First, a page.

UPDATE 1-Bad debts of Thai banks could gradually increase amid outbreak – c.bank
* NPL at 3.12% of loans at the end of 2020 vs 2.98% at the end of 2019
* Loans up 5.1% last year vs. 2% in 2019
* Banking system remains strong, capital high – official (add details, loan)
BANGKOK, Feb.22 (Reuters) – Bad debts at Thai commercial banks could rise further, but lenders should be able to manage them, a senior central bank manager said on Monday as the economy grapples with the impacts from a recent coronavirus outbreak.
The banking system has remained strong with capital reserves and high liquidity, Suwannee Jatsadasak told reporters.
Non-performing loans (NPLs) reached 3.12% of total loans at the end of last year, up from 2.98% at the end of 2019, she said.
Overall, non-performing loans increased slightly as debtors affected by COVID received help from banks, she said.
However, loans with a significant increase in credit risk jumped to 6.62% of total loans at the end of 2020, from 2.79% in 2019, Suwannee said.
“This is what we need to watch out for. If the banks continue to help them, they will not become NPLs. Otherwise, they could do it, ”she added.
Banks have loaned around 400 billion baht ($ 13.3 billion) to the hardest hit sector, tourism, which is in dire need of continued support, she said.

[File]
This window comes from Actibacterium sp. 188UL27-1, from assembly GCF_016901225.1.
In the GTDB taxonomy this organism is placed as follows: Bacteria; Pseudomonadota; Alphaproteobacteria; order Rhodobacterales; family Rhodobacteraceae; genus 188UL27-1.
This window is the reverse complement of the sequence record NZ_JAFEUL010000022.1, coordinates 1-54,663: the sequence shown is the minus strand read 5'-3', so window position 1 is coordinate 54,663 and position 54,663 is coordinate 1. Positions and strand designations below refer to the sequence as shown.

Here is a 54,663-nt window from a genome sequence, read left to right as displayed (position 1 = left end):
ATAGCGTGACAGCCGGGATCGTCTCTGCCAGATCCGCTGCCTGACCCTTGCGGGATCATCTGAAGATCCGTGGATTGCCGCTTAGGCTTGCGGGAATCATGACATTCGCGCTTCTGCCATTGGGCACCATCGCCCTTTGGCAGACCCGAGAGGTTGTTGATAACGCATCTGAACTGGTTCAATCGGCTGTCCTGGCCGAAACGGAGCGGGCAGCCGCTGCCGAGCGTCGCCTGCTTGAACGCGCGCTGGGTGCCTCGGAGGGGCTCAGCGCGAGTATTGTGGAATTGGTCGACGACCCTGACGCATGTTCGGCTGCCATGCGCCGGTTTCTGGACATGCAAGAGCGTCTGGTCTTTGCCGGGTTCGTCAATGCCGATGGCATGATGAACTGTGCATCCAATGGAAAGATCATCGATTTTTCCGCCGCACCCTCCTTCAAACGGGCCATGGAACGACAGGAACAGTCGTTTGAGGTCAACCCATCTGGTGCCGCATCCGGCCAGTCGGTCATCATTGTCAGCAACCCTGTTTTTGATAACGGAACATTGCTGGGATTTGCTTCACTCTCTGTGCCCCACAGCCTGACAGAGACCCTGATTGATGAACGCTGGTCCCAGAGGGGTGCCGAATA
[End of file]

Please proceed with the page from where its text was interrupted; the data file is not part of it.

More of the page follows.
Thailand’s outstanding debt under financial assistance programs stood at around 4.84 trillion, or 28.8 percent of total loans, at the end of December, compared with 7.2 trillion at the end of July, the Bank of China said. Thailand (BOT).
In 2020, all bank loans increased by 5.1%, after an increase of 2% in 2019, driven by loans to large companies.
Having brought its first coronavirus outbreak under control in months last year, Thailand is facing a second wave of infections that has slowed activity.
Suwannee said about 126 billion baht of BOT’s 500 billion baht soft loan program to help small businesses was approved on February 8.
The program is part of a 1.9 trillion baht government program to mitigate the impact of the coronavirus pandemic on Southeast Asia’s second-largest economy, which has suffered its deepest collapse in more than two years. decades last year. ($ 1 = 30.04 baht) (Additional report by Kitiphong Thaichareon edited by Martin Petty)